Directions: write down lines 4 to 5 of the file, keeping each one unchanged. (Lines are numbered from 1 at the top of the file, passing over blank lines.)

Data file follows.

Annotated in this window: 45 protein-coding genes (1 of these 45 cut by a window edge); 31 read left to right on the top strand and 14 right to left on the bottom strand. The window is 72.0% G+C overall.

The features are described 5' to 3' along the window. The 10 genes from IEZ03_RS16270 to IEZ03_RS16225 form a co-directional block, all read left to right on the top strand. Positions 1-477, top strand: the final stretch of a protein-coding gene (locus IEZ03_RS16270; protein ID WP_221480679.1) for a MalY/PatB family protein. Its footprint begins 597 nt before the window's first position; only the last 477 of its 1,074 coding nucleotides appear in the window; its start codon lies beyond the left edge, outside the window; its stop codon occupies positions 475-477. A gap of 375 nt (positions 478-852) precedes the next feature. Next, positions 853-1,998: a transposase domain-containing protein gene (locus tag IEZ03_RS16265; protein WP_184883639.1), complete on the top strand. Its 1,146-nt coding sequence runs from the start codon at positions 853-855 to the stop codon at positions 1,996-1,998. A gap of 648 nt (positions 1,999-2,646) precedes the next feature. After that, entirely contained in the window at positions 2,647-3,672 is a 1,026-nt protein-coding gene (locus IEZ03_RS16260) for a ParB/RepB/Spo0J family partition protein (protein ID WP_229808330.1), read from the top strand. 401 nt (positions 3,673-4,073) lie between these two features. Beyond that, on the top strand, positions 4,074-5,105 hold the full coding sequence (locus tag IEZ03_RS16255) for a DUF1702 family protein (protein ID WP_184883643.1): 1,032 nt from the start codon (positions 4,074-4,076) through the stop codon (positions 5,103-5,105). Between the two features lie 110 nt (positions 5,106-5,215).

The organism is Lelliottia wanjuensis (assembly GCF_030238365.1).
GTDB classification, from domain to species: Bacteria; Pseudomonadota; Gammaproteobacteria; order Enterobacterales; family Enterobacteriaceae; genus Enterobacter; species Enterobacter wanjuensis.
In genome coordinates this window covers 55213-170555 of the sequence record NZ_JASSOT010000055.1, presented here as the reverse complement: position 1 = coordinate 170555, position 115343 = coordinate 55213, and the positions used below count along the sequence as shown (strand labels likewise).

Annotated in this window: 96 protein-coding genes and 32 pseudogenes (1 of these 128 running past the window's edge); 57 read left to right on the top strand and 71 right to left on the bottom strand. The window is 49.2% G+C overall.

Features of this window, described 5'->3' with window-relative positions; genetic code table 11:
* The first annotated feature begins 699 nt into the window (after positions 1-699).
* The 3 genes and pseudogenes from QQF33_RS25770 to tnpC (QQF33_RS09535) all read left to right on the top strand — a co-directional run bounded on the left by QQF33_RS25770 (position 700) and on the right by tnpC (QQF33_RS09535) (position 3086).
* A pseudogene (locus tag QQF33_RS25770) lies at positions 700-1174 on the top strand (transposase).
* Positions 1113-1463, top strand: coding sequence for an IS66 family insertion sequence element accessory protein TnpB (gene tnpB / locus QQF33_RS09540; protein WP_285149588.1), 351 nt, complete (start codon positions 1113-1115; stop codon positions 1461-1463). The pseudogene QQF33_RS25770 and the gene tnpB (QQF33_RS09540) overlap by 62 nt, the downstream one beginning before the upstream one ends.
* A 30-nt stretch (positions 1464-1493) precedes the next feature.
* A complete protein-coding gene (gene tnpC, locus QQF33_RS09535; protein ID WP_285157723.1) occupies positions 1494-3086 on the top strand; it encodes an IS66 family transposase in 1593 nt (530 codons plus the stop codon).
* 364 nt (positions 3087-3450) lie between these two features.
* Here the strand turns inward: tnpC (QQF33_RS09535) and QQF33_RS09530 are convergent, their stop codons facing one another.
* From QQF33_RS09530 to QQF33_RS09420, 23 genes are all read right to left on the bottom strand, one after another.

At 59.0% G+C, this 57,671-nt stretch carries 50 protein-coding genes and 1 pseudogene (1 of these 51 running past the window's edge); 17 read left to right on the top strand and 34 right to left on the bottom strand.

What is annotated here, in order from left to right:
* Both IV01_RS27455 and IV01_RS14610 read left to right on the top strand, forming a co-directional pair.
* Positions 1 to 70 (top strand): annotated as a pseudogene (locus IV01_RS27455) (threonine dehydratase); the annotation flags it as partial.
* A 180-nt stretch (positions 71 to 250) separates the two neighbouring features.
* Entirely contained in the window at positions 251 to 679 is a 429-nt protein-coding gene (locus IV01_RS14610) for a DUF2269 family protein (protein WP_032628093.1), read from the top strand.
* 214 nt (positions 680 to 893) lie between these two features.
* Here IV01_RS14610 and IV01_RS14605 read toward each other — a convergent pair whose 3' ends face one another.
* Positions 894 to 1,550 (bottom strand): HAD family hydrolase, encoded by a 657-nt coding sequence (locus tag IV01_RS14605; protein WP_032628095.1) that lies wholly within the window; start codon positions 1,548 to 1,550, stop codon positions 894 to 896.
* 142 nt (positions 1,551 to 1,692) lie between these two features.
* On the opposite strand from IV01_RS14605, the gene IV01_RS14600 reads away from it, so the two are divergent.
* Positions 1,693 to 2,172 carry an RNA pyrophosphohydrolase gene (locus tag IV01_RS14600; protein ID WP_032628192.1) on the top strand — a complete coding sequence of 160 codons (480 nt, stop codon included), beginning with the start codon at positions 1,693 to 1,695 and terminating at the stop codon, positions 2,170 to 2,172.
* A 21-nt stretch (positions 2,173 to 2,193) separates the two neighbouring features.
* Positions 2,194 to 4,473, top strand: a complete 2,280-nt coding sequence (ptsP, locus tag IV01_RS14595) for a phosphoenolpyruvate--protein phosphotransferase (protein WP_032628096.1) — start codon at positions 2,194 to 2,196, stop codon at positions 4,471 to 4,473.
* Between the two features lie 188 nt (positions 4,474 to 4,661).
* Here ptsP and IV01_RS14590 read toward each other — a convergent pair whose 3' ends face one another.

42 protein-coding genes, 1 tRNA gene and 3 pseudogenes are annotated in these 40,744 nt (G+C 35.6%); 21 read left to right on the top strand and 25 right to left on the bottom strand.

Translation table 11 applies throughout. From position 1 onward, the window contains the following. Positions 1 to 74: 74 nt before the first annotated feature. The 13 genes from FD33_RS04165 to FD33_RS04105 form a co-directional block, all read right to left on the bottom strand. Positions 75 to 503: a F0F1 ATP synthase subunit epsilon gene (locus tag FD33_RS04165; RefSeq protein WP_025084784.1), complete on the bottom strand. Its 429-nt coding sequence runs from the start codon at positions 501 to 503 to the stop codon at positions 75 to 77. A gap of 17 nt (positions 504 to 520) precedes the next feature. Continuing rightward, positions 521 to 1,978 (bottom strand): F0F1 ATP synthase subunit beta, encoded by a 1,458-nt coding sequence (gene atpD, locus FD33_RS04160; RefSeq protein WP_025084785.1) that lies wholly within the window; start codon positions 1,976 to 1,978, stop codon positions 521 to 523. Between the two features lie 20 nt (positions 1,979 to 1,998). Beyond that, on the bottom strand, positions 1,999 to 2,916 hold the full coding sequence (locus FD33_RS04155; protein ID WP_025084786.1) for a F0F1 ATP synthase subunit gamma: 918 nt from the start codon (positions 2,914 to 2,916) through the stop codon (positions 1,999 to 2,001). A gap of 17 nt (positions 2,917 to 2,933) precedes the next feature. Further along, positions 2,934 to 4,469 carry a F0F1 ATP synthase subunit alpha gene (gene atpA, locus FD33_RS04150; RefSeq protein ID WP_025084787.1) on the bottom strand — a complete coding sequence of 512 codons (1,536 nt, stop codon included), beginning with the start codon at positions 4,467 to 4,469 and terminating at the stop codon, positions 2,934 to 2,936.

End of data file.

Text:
GTDB classification, from domain to species: Bacteria; Pseudomonadota; Gammaproteobacteria; order Enterobacterales; family Enterobacteriaceae; genus Enterobacter; species Enterobacter wanjuensis.
In genome coordinates this window covers 55213-170555 of the sequence record NZ_JASSOT010000055.1, presented here as the reverse complement: position 1 = coordinate 170555, position 115343 = coordinate 55213, and the positions used below count along the sequence as shown (strand labels likewise).